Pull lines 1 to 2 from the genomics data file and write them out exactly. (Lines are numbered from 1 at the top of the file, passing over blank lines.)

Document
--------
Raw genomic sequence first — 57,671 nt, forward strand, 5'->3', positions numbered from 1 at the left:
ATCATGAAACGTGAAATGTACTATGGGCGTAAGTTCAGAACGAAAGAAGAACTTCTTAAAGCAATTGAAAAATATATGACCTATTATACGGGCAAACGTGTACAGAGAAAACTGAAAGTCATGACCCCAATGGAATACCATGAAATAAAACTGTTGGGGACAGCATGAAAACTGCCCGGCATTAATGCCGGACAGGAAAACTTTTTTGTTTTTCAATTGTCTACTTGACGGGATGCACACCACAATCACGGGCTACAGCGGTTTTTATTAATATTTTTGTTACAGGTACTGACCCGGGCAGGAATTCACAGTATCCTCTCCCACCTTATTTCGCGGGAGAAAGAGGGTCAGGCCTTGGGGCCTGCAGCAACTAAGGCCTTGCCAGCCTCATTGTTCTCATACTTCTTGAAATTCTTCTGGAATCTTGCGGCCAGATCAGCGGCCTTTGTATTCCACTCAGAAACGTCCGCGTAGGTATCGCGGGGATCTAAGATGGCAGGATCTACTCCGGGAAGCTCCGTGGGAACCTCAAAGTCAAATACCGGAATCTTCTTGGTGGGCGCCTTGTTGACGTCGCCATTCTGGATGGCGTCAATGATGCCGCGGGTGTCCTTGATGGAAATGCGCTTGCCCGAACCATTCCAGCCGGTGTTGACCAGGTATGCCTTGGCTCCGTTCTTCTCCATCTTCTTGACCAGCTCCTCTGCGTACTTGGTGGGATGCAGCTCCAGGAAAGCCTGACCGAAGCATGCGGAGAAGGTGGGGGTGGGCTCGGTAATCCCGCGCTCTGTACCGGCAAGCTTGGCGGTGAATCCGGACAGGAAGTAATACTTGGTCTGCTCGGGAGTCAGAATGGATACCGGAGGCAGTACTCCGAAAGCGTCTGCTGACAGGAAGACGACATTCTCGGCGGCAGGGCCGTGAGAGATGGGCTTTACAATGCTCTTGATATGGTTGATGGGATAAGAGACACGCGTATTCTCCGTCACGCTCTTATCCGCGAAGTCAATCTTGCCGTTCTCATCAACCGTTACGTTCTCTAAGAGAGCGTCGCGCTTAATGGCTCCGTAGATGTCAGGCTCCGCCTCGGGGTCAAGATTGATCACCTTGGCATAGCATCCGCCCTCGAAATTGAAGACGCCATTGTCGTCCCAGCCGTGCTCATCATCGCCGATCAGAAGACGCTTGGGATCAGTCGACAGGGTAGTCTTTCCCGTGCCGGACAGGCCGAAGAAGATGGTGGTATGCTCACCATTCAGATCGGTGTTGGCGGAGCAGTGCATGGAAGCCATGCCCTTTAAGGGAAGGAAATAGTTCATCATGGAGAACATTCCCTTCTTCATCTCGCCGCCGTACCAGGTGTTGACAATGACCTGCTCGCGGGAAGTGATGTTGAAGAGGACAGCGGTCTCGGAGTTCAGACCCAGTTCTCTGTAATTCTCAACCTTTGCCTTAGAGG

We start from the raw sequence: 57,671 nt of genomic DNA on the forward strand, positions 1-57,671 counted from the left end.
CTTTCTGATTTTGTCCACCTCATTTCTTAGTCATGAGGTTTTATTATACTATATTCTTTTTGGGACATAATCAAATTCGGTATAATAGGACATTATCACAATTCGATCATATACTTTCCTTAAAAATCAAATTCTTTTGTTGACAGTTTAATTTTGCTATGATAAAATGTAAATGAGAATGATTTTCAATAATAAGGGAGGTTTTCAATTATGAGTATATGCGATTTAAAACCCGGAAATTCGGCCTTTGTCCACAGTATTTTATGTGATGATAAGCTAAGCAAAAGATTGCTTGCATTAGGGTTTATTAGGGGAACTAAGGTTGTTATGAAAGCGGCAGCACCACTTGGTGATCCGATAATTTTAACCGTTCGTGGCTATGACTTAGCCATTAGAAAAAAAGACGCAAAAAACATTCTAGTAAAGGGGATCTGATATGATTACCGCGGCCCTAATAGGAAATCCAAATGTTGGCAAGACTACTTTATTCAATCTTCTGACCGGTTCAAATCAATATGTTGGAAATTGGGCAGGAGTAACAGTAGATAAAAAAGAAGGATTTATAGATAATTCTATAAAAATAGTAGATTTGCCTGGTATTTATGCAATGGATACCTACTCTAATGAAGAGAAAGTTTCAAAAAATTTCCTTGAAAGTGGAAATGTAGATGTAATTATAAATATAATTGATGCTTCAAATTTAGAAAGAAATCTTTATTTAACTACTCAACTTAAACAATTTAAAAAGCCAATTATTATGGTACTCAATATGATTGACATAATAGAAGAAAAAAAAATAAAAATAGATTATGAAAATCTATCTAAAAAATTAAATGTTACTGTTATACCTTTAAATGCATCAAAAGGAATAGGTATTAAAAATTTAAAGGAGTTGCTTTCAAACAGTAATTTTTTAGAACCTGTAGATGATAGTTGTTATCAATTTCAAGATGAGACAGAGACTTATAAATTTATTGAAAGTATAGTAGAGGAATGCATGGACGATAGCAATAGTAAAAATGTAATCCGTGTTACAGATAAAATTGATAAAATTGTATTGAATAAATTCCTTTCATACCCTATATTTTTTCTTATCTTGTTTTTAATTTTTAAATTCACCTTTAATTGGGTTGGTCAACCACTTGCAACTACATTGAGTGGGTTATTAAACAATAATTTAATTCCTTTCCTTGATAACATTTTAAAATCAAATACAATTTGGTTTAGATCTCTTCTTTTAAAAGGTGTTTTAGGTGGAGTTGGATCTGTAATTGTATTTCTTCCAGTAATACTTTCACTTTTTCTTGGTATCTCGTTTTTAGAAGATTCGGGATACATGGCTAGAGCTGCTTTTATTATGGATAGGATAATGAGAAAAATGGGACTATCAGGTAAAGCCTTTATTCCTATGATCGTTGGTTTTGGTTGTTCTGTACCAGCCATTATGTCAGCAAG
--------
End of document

Raw genomic sequence first — 57,671 nt, forward strand, 5'->3', positions numbered from 1 at the left:
ATCATGAAACGTGAAATGTACTATGGGCGTAAGTTCAGAACGAAAGAAGAACTTCTTAAAGCAATTGAAAAATATATGACCTATTATACGGGCAAACGTGTACAGAGAAAACTGAAAGTCATGACCCCAATGGAATACCATGAAATAAAACTGTTGGGGACAGCATGAAAACTGCCCGGCATTAATGCCGGACAGGAAAACTTTTTTGTTTTTCAATTGTCTACTTGACGGGATGCACACCACAATCACGGGCTACAGCGGTTTTTATTAATATTTTTGTTACAGGTACTGACCCGGGCAGGAATTCACAGTATCCTCTCCCACCTTATTTCGCGGGAGAAAGAGGGTCAGGCCTTGGGGCCTGCAGCAACTAAGGCCTTGCCAGCCTCATTGTTCTCATACTTCTTGAAATTCTTCTGGAATCTTGCGGCCAGATCAGCGGCCTTTGTATTCCACTCAGAAACGTCCGCGTAGGTATCGCGGGGATCTAAGATGGCAGGATCTACTCCGGGAAGCTCCGTGGGAACCTCAAAGTCAAATACCGGAATCTTCTTGGTGGGCGCCTTGTTGACGTCGCCATTCTGGATGGCGTCAATGATGCCGCGGGTGTCCTTGATGGAAATGCGCTTGCCCGAACCATTCCAGCCGGTGTTGACCAGGTATGCCTTGGCTCCGTTCTTCTCCATCTTCTTGACCAGCTCCTCTGCGTACTTGGTGGGATGCAGCTCCAGGAAAGCCTGACCGAAGCATGCGGAGAAGGTGGGGGTGGGCTCGGTAATCCCGCGCTCTGTACCGGCAAGCTTGGCGGTGAATCCGGACAGGAAGTAATACTTGGTCTGCTCGGGAGTCAGAATGGATACCGGAGGCAGTACTCCGAAAGCGTCTGCTGACAGGAAGACGACATTCTCGGCGGCAGGGCCGTGAGAGATGGGCTTTACAATGCTCTTGATATGGTTGATGGGATAAGAGACACGCGTATTCTCCGTCACGCTCTTATCCGCGAAGTCAATCTTGCCGTTCTCATCAACCGTTACGTTCTCTAAGAGAGCGTCGCGCTTAATGGCTCCGTAGATGTCAGGCTCCGCCTCGGGGTCAAGATTGATCACCTTGGCATAGCATCCGCCCTCGAAATTGAAGACGCCATTGTCGTCCCAGCCGTGCTCATCATCGCCGATCAGAAGACGCTTGGGATCAGTCGACAGGGTAGTCTTTCCCGTGCCGGACAGGCCGAAGAAGATGGTGGTATGCTCACCATTCAGATCGGTGTTGGCGGAGCAGTGCATGGAAGCCATGCCCTTTAAGGGAAGGAAATAGTTCATCATGGAGAACATTCCCTTCTTCATCTCGCCGCCGTACCAGGTGTTGACAATGACCTGCTCGCGGGAAGTGATGTTGAAGAGGACAGCGGTCTCGGAGTTCAGACCCAGTTCTCTGTAATTCTCAACCTTTGCCTTAGAGG